Dividend stocks are always popular with investors. What could be better than getting a quarterly check just for holding a stock? While many investors tend to gauge these stocks primarily by the size of their yields, there are other factors to consider. Long-term investors will want to pick stocks with substantial future growth potential and ones that are able to continue funding dividend increases. After all, the true divided yield you get is based on the price you paid, not the current price of the stock.
We asked four of our top contributors to look into their crystal balls and predict what they think will be the best dividend stock to have in your portfolio 10 years from now. They chose American Water Works (NYSE: AWK), Cisco Systems (NASDAQ:CSCO), IBM (NYSE:IBM), and Starbucks (NASDAQ:SBUX). Here's why:
The industry leader that provides the world’s most essential product
Beth McKenna (American Water Works): American Water Works, whose stock currently sports a dividend yield of 2.1%, provides a product that investors can count on 100% as still being essential in 2025 and beyond: fresh water. It also provides the critical service of collecting and treating wastewater.
American Water is the largest publicly owned water and wastewater utility in the United States. It operates in 47 U.S. states and one Canadian province, and operates as a regulated utility in 16 of these states. The company has a significant competitive advantage in its core regulated business -- which accounts for more than 90% of its total earnings – thanks to its industry-leading size and geographic diversity. Its size provides it with more resources than smaller peers to make acquisitions in the fragmented industry, while its wider footprint means it has more opportunities to expand near where it already operates, often resulting in operating cost savings.
American Water’s market-based businesses provide the opportunity for additional growth. These businesses include providing water and wastewater services for military bases and water to natural gas exploration and production companies in the Marcellus Appalachian Basin.
The company’s growth potential – it expects to grow earnings per share at an average annual rate of 7% to 10% through 2020 – combined with its conservative dividend policy means that its dividend is likely to keep increasing. American Water Works has increased its dividend every year since it went public in 2008.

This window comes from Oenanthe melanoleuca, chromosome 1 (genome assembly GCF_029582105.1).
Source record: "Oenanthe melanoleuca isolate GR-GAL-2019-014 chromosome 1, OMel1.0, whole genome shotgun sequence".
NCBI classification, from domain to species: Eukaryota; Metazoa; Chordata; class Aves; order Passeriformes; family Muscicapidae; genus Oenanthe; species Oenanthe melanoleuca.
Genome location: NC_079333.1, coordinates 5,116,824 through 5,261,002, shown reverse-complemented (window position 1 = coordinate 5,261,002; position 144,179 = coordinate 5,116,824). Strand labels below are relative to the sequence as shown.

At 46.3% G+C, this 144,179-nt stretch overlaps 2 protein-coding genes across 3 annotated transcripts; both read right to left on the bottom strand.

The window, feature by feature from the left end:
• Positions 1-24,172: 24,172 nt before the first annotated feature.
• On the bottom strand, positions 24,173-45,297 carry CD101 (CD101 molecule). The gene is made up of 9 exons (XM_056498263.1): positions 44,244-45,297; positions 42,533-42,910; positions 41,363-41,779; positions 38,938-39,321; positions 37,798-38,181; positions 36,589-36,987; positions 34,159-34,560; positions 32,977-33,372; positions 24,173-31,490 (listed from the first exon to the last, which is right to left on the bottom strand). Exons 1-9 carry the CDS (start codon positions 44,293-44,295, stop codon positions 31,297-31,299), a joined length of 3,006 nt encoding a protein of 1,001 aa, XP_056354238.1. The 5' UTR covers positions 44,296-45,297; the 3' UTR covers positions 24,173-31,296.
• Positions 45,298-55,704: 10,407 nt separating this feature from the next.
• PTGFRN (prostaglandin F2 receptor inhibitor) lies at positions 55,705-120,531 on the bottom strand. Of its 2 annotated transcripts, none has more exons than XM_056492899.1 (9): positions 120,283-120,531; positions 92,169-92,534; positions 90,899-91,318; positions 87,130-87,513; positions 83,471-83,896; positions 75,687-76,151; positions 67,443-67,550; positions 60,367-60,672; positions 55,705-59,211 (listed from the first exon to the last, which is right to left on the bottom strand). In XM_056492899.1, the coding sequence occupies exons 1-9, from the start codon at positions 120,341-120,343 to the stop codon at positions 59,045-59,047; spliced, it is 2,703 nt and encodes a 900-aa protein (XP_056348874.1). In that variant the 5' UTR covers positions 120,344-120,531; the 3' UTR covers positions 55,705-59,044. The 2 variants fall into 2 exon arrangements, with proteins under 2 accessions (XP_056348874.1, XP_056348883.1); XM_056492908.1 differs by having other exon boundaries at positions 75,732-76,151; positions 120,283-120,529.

This networking leader will benefit from one of tech's biggest trends
Keith Noonan (Cisco Systems): It only has a five-year history as a dividend-paying stock, but networking giant Cisco deserves a spot on income investors’ shortlists. The company initiated its first payout in 2011, at a time when the company (and its shares) were in the midst of a rough patch, and has raised its payout 333% in the subsequent years. It now yields 3.4%, which is well above the average 2.15% yield of dividend-paying S&P 500 stocks, and the annualized expense of distributing its $0.26 quarterly dividend represents just 42% of the company's $12.42 billion trailing-twelve-month free cash flow.
Growth has been slow in recent years as competitors including Huawei and Hewlett-Packard have put pressure on the company’s core router and switching business, but Cisco has promising avenues in its security, collaboration, and Internet of Things (IoT) businesses. IoT in particular looks to be a big driver over the next decade thanks to an explosion of machine-to-machine communications and the company's dominant position in networking. The company sees the number of machine-to-machine communications growing 2.5-fold from 2015 to 2020 and has opportunities to tailor its hardware to the connectivity boom, offer security services and certification, and drive business with its connectivity and analytics platform.
With a forward price-to-earnings ratio of roughly 12.5, the stock is priced well below the networking industry average of roughly 25, and also looks cheap in the context of the S&P 500's forward earnings multiple of 18. An inexpensive valuation, emerging growth segments, and a strong dividend profile point to Cisco being a good stock to buy and hold for the next decade.